February Sale to Feature Property from the Estate of George A. “Frolic” Weymouth

01/19/2017     News and Film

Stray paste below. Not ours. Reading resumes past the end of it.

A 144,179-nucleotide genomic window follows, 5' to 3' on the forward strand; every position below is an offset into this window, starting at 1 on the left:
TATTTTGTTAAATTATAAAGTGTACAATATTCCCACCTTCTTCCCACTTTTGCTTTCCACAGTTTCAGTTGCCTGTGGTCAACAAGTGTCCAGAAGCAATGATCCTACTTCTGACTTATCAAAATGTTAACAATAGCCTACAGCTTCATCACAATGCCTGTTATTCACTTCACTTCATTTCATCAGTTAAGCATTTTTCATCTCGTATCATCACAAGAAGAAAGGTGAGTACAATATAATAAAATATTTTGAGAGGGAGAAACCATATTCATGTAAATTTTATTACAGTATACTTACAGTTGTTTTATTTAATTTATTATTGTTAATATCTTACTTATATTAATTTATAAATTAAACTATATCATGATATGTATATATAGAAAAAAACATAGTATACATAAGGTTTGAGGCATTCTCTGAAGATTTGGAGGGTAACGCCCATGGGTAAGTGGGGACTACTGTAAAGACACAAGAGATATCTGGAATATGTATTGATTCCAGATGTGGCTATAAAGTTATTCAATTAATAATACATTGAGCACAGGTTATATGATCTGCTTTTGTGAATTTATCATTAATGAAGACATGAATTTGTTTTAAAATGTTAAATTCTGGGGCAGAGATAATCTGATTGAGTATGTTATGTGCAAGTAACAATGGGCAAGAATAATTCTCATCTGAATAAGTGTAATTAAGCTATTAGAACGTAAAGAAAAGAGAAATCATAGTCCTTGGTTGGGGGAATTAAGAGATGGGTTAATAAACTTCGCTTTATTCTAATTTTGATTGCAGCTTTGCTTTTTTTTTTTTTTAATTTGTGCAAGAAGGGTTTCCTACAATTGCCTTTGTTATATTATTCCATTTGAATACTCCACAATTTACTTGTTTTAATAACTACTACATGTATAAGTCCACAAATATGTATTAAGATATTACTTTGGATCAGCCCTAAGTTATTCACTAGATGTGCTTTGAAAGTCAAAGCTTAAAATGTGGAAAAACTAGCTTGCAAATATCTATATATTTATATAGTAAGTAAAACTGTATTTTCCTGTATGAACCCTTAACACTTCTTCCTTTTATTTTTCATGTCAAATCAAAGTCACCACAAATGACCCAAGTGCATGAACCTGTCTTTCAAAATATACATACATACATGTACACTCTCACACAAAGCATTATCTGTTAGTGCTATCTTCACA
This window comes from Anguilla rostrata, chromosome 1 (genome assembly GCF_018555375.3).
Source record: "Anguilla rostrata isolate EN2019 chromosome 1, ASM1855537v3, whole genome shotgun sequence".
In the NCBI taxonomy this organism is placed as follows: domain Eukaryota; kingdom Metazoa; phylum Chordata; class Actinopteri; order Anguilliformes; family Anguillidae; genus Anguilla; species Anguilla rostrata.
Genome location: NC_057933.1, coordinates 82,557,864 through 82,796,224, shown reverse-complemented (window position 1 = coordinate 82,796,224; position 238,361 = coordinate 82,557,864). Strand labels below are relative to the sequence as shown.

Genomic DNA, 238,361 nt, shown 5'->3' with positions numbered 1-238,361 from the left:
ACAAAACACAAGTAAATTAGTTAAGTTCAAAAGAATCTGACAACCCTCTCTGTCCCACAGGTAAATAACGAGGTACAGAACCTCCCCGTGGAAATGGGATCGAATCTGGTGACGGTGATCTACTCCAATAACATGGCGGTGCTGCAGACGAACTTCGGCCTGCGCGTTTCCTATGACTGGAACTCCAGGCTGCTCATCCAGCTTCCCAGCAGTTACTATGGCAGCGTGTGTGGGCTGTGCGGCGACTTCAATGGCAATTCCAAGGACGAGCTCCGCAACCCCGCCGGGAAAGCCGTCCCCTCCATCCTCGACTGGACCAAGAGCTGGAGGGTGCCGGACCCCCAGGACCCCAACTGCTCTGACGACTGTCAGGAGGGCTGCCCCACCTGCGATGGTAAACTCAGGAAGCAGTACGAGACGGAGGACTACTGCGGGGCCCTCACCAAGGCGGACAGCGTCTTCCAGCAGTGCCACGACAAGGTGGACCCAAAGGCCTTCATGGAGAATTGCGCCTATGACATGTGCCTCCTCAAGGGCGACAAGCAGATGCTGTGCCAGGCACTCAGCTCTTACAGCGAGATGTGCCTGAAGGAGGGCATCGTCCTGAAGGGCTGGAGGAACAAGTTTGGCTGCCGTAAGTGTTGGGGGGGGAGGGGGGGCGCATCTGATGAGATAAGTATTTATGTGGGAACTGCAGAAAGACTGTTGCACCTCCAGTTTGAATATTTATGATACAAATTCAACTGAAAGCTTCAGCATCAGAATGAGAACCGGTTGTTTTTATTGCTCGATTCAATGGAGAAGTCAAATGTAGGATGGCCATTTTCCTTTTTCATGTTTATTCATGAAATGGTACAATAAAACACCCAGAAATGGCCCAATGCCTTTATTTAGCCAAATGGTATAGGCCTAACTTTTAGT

Freeman 's February Estates at1808 auction will feature a collection of property from the Estate of George A. “Frolic” Weymouth (1936-2016).Renowned environmentalist, famed coachman, founder and chairman of the Brandywine Conservancy & Museum of Art, painter and cultural leader, Frolic Weymouth threw  himself into life and charitable causes with a rare passion and determined grace.  A scion of the DuPont family, Weymouth had deep family roots in, and an abiding love of the Brandywine River Valley, whose natural beauty and artistic legacy he championed.  The Wyeth family of artists were among his close friends and guests at his 18th-century Chadds Ford estate, known as “Big Bend.”  It was here, with Frolic, that Andrew Wyeth safeguarded his large collection of his famed Helga paintings. And it was at Big Bend that Frolic, a true bon vivant, entertained scores of friends and family over the decades, from Martha Stewart to Luciano Pavarotti.While much of Big Bend 's contents will remain in place or soon grace the walls of the Brandywine River Museum, Freeman 's is proud to offer a small portion of the Frolic Weymouth 's estate. Auction goers to February sale will have a rare opportunity to acquire mementos ranging from early American furniture, ceramics and wrought iron, to Frolic 's beloved turtle decorations and coaching memorabilia, small reminders of a great person, who touched many lives.Selections from the Weymouth esate were also featured in auctions this past fall, including American Furniture, Folk & Decorative Arts. Additionallly, an enchanting sculpture depicting two playful greyhounds by Anna Vaughn Hyatt Huntington from the estate sold well above it's pre-auction estimate to bring $81,250 in the December 4 American Art & Pennsylvania Impressionists auction. View the Catalogue | Estates at 1808To be offered 02/22/17: A collection of turtle figures, 20th century; Reeves and Inwood portable artist's watercolor box, circa 1800